When it comes to Thanksgiving, I’ve always been in charge of one thing — the dessert! The finale of the meal is mine, and I don’t take that responsibility lightly. After all, no turkey day celebration is complete without something sweet at the end, even if you barely have room for it.
Year after year, I’ve continued my tradition of making a pumpkin cheesecake for my family to enjoy. I truly believe that having it as we sit around our Thanksgiving table makes it taste that much sweeter. A time when the word “thankful” truly comes to life as you see the faces of those sitting around you. And while food is the center of everyone’s attention, the day quickly becomes about so much more than just what you’re eating — a feeling that nourishes you from the inside out.
Throughout the years, this cheesecake has definitely evolved with me. There was the year of the big crack in the middle, the year of a too-soft texture, and the year of a swirl on top. As my knowledge of food and nutrition evolved and expanded through the years, so did my Thanksgiving cheesecake. Today, it takes the form of cheesecake pops, with a healthy spin!
Whether your house is divided between pumpkin or pecan pie for dessert, I guarantee everyone can enjoy these healthy pumpkin cheesecake pops.
How to approach your Thanksgiving meal
Even as a dietitian, I get easily overwhelmed with all the different food choices there are at Thanksgiving, especially when it comes to dessert. The good news is, there are healthy ways to approach dessert making and eating that will allow you to enjoy what you want without the guilt.
Here are my three tricks for keeping Thanksgiving desserts in check:
1. Consider the ingredients
Traditional pies, tortes, and baked goods are often made with multiple sweeteners, oils, and preservatives (if store bought). If you have the time for it, remake your favorite desserts in your own kitchen, and consider swapping out ingredients for a healthier option. My favorite swaps include using pumpkin puree in place of oil and butter in baked goods, using granola as the crust for pies, and swapping sour cream and cream cheese for Greek yogurt — like I’ve done in this recipe below.
I choose to use whole milk Greek yogurt in this recipe instead of cream cheese and sour cream that’s typically found in cheesecake because it doesn’t compromise the taste, but has a very different nutritional profile. In this case, even though high in calories, the fat is satiating, which will make you full from eating less.
2. Make it mini
Since there’s typically more than one dessert on the Thanksgiving table, it’s important to keep portions in check. Making mini versions of your turkey day favorites is a great way to still have something sweet at the end of the meal, but keep you from feeling uncomfortably full — and sleepy! Often times you’ll find you don’t need the full slice of pie or plate of baked goods to satisfy your sweet tooth. Practice moderation, not deprivation!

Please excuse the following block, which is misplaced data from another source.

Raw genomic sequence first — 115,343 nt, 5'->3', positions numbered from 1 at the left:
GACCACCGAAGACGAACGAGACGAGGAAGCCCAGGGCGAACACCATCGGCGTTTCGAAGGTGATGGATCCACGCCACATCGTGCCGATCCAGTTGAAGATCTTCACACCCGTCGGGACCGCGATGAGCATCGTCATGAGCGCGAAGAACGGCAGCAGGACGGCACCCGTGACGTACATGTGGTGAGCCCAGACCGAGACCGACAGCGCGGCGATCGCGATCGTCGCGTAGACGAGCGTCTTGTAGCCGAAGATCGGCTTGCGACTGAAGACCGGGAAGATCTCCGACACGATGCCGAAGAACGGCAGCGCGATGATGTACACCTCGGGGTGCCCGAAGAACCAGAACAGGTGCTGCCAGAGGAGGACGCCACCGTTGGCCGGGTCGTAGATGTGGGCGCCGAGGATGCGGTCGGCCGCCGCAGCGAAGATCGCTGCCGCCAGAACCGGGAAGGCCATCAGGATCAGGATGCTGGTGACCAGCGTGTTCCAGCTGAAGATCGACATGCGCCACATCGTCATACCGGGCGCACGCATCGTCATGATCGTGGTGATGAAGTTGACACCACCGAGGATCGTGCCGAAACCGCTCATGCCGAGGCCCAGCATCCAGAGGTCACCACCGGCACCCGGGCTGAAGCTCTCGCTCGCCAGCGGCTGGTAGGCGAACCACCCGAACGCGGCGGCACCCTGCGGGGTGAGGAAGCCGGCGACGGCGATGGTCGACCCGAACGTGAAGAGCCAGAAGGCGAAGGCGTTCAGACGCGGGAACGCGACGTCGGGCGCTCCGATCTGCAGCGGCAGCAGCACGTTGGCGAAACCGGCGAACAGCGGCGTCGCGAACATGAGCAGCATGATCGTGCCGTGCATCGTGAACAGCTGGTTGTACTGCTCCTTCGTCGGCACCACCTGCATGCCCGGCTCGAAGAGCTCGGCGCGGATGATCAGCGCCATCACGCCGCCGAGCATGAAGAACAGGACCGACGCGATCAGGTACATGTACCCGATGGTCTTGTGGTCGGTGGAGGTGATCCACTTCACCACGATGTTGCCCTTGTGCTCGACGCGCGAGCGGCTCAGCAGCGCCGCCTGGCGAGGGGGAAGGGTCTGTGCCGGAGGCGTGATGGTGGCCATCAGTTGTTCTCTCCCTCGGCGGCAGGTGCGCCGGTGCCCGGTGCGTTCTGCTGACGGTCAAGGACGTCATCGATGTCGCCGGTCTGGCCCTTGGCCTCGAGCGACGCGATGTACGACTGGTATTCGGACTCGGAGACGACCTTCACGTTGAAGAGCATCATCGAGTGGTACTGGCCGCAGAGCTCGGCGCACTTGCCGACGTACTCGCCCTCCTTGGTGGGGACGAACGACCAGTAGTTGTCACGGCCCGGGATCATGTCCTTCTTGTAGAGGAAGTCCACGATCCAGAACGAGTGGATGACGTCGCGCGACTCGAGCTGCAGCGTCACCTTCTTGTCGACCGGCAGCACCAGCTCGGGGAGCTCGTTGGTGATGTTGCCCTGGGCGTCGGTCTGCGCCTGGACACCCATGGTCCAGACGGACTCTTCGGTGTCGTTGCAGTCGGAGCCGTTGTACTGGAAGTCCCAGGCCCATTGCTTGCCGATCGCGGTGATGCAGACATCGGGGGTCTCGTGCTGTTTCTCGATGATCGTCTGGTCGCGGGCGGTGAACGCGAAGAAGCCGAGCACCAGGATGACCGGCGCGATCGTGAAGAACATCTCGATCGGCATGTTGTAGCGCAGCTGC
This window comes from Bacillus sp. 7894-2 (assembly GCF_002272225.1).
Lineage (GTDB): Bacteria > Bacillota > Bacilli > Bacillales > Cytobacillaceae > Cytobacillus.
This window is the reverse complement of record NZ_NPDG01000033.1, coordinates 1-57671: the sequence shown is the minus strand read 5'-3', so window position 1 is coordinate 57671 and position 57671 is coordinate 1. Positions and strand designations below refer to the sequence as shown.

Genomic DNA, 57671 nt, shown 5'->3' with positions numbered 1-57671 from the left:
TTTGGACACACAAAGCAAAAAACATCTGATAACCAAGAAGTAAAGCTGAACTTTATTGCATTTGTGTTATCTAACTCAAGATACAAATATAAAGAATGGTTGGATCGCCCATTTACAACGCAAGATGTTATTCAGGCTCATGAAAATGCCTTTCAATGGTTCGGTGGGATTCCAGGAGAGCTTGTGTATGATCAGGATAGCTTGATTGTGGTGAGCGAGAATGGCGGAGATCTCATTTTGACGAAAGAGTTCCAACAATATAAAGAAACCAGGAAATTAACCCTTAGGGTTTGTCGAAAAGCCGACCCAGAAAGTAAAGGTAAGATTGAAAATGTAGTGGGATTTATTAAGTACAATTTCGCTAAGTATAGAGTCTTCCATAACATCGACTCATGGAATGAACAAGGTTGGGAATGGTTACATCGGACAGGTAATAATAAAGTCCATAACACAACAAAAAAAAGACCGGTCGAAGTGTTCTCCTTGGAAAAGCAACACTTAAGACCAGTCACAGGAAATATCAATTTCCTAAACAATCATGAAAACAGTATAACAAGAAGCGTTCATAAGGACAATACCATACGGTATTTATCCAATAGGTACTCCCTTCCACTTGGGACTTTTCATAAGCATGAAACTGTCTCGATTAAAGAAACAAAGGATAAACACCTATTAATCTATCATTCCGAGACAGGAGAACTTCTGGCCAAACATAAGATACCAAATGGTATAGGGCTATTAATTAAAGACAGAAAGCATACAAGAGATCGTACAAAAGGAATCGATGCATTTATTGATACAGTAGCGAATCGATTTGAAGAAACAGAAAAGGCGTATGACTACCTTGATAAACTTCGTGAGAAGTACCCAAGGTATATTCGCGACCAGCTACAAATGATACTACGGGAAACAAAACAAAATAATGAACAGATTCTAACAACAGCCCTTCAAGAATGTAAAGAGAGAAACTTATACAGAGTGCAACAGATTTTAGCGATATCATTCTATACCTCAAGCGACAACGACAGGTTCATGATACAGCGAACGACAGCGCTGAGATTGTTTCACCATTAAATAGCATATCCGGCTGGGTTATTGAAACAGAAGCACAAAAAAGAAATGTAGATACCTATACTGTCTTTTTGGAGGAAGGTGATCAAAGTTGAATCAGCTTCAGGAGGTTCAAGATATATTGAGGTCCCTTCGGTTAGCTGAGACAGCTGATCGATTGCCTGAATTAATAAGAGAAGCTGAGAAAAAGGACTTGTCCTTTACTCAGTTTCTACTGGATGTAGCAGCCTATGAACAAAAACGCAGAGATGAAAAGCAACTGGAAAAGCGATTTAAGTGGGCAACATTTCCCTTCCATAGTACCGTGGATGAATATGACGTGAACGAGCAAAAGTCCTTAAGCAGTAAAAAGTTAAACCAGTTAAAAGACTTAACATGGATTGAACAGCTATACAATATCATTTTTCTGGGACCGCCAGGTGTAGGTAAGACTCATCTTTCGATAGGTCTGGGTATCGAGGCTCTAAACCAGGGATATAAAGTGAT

3. Stick to small plates
No, I’m not taking a tapas style Thanksgiving. I mean the actual size of your dessert plates! Research shows that the size of your plates and utensils can affect how much you eat. Sometimes, it’s all about what the eye sees — so opt for a small plate and fork to eat your dessert with, and your brain just might think your portion is more than it really is.
Pumpkin cheesecake pops recipe
So, this Thanksgiving try my healthier take on a classic with these pumpkin cheesecake pops. Not only are they fun to eat, but they’re a great way to enjoy fall flavor in a nutritious way. The best part is you won’t have to spend all day in the kitchen making them, and your guests will be impressed at just how delicious they look!
Start to finish: 1 hour 15 minutes
Servings: 12 pumpkin cheesecake pops
- 1/2 cup pumpkin purée
- 1/2 cup whole milk Greek yogurt
- 3/4 cup graham cracker crumbs
- 2 cups white chocolate chips
- 1 tbsp. coconut oil
- 2 to 3 of your favorite cookies, crushed
- pinch of salt
- 12 (or more) dessert sticks
- In a medium-sized bowl, combine whole milk yogurt with pumpkin purée. Mix until combined.
- Add in graham cracker crumbs. Continue mixing until cookie dough-like texture forms.
- Roll into balls about the size of 1 tbsp., and insert dessert sticks into the top.
- Place on a parchment lined baking sheet and freeze for 30 minutes to 1 hour.
- In the meantime, heat white chocolate over a double broiler until melted. Stir in coconut oil.
- Remove cheesecake balls from the freezer and dip into the chocolate until covered.
- While the chocolate is still hot, sprinkle cookie crumbs on top.
- Refrigerate and enjoy! Can be kept in a sealed container in the fridge for up to one week.
Maggie Michalczyk is a registered dietitian and the voice behind . Her blog and Instagram are dedicated to all things pumpkin, all year long. Maggie received her BA in dietetics from Michigan Sate University, and completed her dietetic internship with Aramark in Chicago. With experience in nutrition communications, Maggie loves sharing nutrition messages to help others live healthier lives. When she's not in the kitchen making healthy desserts, Maggie’s out trying a new workout class or drinking kombucha.